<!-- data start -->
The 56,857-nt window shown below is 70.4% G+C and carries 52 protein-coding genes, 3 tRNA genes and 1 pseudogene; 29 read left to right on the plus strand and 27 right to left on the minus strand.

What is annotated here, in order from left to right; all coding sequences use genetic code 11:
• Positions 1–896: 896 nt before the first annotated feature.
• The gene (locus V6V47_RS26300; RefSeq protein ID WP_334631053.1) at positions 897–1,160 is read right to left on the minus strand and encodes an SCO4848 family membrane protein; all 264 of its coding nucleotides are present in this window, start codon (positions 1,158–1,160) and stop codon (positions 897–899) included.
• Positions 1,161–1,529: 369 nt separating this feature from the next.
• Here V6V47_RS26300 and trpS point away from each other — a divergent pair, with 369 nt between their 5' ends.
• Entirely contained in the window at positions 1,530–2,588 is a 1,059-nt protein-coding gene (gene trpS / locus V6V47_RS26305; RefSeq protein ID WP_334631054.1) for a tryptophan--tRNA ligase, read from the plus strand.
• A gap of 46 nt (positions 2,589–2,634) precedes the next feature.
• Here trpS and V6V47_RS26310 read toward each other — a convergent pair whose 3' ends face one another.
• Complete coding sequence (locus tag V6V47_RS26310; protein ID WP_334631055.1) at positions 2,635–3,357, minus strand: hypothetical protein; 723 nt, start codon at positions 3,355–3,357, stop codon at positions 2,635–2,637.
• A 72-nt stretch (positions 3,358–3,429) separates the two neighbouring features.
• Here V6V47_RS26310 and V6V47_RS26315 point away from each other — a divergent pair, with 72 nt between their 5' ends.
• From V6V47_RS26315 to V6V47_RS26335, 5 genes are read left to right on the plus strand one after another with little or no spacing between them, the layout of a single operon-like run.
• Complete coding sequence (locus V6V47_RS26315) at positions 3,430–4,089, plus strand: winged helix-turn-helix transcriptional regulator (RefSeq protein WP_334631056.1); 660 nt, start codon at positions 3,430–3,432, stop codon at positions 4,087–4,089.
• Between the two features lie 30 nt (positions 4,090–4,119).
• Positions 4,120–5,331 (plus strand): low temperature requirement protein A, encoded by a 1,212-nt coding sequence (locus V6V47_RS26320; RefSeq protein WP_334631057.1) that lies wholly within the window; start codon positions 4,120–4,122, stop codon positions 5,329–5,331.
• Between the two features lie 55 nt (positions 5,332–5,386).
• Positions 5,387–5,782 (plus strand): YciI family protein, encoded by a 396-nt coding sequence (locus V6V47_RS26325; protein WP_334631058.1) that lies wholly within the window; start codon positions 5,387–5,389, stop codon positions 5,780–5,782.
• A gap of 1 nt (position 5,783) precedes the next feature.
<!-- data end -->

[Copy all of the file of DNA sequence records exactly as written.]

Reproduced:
The 56,857-nt window shown below is 70.4% G+C and carries 52 protein-coding genes, 3 tRNA genes and 1 pseudogene; 29 read left to right on the plus strand and 27 right to left on the minus strand.

What is annotated here, in order from left to right; all coding sequences use genetic code 11:
• Positions 1–896: 896 nt before the first annotated feature.
• The gene (locus V6V47_RS26300; RefSeq protein ID WP_334631053.1) at positions 897–1,160 is read right to left on the minus strand and encodes an SCO4848 family membrane protein; all 264 of its coding nucleotides are present in this window, start codon (positions 1,158–1,160) and stop codon (positions 897–899) included.
• Positions 1,161–1,529: 369 nt separating this feature from the next.
• Here V6V47_RS26300 and trpS point away from each other — a divergent pair, with 369 nt between their 5' ends.
• Entirely contained in the window at positions 1,530–2,588 is a 1,059-nt protein-coding gene (gene trpS / locus V6V47_RS26305; RefSeq protein ID WP_334631054.1) for a tryptophan--tRNA ligase, read from the plus strand.
• A gap of 46 nt (positions 2,589–2,634) precedes the next feature.
• Here trpS and V6V47_RS26310 read toward each other — a convergent pair whose 3' ends face one another.
• Complete coding sequence (locus tag V6V47_RS26310; protein ID WP_334631055.1) at positions 2,635–3,357, minus strand: hypothetical protein; 723 nt, start codon at positions 3,355–3,357, stop codon at positions 2,635–2,637.
• A 72-nt stretch (positions 3,358–3,429) separates the two neighbouring features.
• Here V6V47_RS26310 and V6V47_RS26315 point away from each other — a divergent pair, with 72 nt between their 5' ends.
• From V6V47_RS26315 to V6V47_RS26335, 5 genes are read left to right on the plus strand one after another with little or no spacing between them, the layout of a single operon-like run.
• Complete coding sequence (locus V6V47_RS26315) at positions 3,430–4,089, plus strand: winged helix-turn-helix transcriptional regulator (RefSeq protein WP_334631056.1); 660 nt, start codon at positions 3,430–3,432, stop codon at positions 4,087–4,089.
• Between the two features lie 30 nt (positions 4,090–4,119).
• Positions 4,120–5,331 (plus strand): low temperature requirement protein A, encoded by a 1,212-nt coding sequence (locus V6V47_RS26320; RefSeq protein WP_334631057.1) that lies wholly within the window; start codon positions 4,120–4,122, stop codon positions 5,329–5,331.
• Between the two features lie 55 nt (positions 5,332–5,386).
• Positions 5,387–5,782 (plus strand): YciI family protein, encoded by a 396-nt coding sequence (locus V6V47_RS26325; protein WP_334631058.1) that lies wholly within the window; start codon positions 5,387–5,389, stop codon positions 5,780–5,782.
• A gap of 1 nt (position 5,783) precedes the next feature.